As I said, a straightforward translation of Pinafore. However, their Star Trek parody was spot on as well, mixing cliches from both the original and new series. These ranged from the fact that every red shirt expected to die; that they all leaned to the side when the ship was attacked; that the scottish crew member loved to drink; that the Vulcan was overly logical; that alien probes were painful… well, you get the idea. The set was a parody of the original set, with TNG artwork (Okuda-screens). The computer, Al (Jason D. Rennie), kept controlling things, except when he wouldn’t open the pod doors. The music was updated to reflect that Star Trek setting and changes, although the best reaction came when the entire cast started singing “Star Trekking, across the Universe…”.
Musically, the production was excellent. Although the score was pre-recorded, the vocal quality of the cast was spot-on, having been made up of a number of locals actors with operatic quality voices (a number of whom had done local opera and caberets). Some of my favorites were Jessie Merlin as the Captain; we’ve seen Jessie before in “The Beastly Bombing. Jessie has a true operatic voice, and is an expert in Gilbert and Sullivan musicals, and is just fun to listen to. Also strong was Ashley Cuellar as Josephine—her credits indicate that she’s done a lot of caberet singing (you can hear her music on her MySpace page). As Ralph, Aidan Park had an incredibly strong voice. Of course, singling out these three is difficult, as the entire cast was great.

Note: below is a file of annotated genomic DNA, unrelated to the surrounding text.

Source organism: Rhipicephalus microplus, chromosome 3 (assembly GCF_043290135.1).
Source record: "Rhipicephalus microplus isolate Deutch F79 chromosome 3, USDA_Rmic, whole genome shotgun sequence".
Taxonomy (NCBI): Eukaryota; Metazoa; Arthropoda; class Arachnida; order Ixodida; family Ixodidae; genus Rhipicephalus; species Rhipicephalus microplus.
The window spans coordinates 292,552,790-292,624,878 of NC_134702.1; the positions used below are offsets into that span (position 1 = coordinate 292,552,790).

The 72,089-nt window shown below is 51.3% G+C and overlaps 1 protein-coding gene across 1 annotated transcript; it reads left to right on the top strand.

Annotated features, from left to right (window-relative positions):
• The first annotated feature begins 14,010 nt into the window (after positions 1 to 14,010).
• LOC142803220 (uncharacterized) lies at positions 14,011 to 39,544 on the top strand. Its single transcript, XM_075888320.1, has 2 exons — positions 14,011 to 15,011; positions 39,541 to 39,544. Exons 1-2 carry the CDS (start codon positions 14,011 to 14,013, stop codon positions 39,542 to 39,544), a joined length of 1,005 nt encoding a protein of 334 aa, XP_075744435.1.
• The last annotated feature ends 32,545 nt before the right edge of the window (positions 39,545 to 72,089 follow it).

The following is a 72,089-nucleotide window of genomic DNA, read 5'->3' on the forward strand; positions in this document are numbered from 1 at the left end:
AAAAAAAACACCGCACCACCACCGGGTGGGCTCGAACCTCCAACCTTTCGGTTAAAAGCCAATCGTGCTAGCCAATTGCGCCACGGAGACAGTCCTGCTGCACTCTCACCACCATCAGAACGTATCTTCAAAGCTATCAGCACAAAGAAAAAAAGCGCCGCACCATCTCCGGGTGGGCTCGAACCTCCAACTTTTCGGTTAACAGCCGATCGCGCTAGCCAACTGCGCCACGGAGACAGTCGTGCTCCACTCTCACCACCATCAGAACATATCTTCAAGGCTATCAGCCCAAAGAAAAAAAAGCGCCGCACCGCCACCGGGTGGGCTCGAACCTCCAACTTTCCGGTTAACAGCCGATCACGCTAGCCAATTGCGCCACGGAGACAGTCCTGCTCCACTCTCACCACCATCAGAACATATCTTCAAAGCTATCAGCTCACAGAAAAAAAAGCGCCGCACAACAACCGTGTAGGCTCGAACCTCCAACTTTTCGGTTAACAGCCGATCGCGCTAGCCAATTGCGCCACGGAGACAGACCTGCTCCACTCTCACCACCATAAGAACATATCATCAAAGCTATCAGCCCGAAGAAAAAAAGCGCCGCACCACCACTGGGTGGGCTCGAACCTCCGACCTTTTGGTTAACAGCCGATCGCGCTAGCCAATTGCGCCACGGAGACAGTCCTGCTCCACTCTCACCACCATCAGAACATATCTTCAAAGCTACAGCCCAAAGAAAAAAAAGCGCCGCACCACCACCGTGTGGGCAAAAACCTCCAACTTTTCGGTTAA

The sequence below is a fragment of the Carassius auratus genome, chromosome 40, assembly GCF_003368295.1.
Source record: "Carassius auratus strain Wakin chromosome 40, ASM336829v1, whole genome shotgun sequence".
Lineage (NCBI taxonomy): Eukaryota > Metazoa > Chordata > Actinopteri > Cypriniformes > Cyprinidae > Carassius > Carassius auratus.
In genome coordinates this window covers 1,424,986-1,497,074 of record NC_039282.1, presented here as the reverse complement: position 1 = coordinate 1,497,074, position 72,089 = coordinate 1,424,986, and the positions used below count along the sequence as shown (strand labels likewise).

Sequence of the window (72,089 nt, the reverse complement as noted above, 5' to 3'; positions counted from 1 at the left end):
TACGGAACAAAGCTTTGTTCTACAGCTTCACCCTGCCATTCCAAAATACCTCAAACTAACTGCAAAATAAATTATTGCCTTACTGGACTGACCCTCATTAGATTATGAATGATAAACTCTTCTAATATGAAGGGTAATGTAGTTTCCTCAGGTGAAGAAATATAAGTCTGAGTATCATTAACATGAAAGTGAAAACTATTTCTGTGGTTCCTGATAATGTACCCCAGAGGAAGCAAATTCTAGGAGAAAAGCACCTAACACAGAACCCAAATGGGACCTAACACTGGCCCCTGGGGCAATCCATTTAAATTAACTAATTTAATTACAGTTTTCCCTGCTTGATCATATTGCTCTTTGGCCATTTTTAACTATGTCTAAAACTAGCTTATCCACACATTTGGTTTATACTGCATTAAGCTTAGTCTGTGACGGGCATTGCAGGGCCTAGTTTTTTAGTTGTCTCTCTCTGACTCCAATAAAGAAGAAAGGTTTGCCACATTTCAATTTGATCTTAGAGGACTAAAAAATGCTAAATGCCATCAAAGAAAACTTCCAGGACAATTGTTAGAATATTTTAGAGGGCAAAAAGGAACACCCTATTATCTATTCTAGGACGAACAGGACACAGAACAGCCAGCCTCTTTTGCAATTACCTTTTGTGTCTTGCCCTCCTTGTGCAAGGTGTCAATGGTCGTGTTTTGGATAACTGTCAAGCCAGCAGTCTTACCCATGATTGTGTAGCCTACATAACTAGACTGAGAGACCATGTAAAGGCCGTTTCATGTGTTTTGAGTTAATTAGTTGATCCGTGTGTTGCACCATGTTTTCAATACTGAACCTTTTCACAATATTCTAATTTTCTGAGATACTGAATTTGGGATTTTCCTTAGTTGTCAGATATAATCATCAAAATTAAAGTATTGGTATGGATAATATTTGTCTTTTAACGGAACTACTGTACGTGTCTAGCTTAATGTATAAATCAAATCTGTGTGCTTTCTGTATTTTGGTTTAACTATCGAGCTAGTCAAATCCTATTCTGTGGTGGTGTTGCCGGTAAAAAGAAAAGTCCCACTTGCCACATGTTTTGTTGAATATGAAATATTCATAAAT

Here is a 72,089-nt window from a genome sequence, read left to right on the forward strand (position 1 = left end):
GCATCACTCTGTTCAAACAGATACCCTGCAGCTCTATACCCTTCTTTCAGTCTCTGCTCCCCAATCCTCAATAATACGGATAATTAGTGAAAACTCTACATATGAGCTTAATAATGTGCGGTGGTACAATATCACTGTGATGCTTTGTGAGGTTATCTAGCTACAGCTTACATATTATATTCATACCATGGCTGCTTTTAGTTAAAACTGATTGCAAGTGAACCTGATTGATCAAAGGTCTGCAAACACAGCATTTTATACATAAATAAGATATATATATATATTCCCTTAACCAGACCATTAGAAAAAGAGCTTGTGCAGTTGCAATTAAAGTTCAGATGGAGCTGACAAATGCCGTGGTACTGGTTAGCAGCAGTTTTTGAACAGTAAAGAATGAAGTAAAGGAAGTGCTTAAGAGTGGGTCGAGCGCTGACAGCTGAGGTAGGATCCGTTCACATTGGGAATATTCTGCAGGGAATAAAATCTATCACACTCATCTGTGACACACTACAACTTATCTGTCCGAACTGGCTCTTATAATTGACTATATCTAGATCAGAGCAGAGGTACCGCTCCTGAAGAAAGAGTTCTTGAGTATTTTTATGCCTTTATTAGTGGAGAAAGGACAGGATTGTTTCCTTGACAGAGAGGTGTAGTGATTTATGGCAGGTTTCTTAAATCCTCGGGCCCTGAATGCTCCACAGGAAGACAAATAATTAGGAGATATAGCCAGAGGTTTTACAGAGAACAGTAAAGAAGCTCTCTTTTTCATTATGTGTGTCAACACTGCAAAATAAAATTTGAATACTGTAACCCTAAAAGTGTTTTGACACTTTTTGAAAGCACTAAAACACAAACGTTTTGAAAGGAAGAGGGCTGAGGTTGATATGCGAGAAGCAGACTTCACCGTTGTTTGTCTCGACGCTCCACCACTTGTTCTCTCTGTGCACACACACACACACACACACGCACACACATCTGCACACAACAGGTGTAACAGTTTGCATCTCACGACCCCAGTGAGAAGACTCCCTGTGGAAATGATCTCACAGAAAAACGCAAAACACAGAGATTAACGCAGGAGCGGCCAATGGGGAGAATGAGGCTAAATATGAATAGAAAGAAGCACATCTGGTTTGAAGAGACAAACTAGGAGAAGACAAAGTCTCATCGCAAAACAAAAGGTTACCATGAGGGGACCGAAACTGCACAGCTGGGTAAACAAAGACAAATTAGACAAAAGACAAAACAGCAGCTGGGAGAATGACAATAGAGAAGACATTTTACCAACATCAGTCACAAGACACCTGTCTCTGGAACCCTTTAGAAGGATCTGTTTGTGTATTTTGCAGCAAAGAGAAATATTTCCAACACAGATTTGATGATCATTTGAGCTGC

[æ denotes members of one of the 4-A performing arts unions, including Actors Equity ]
Acting-wise, you could tell this ensemble was just having fun with their characters. Just watching Michael Levin as Datum’s movements in a minor role, or Paton Ashbrook’s logical movements, or the little asides of Victoria Gonzalez… these folks were just getting into their characters and going with it. Of particular note was James Jaeger’s Deadeye, where he was going wild with being a lizard (he was doing so good, the Geico Gecko should watch out). This fun is infectious, and the audience had a great time with it. This is a testament to the talent of the actors and the skills of Jon Mullich, the director. Also help shaping this production were William A. Reilly (Musical Director) and Stephanie Pease (Choreographer), who made the stage come alive with movement and music.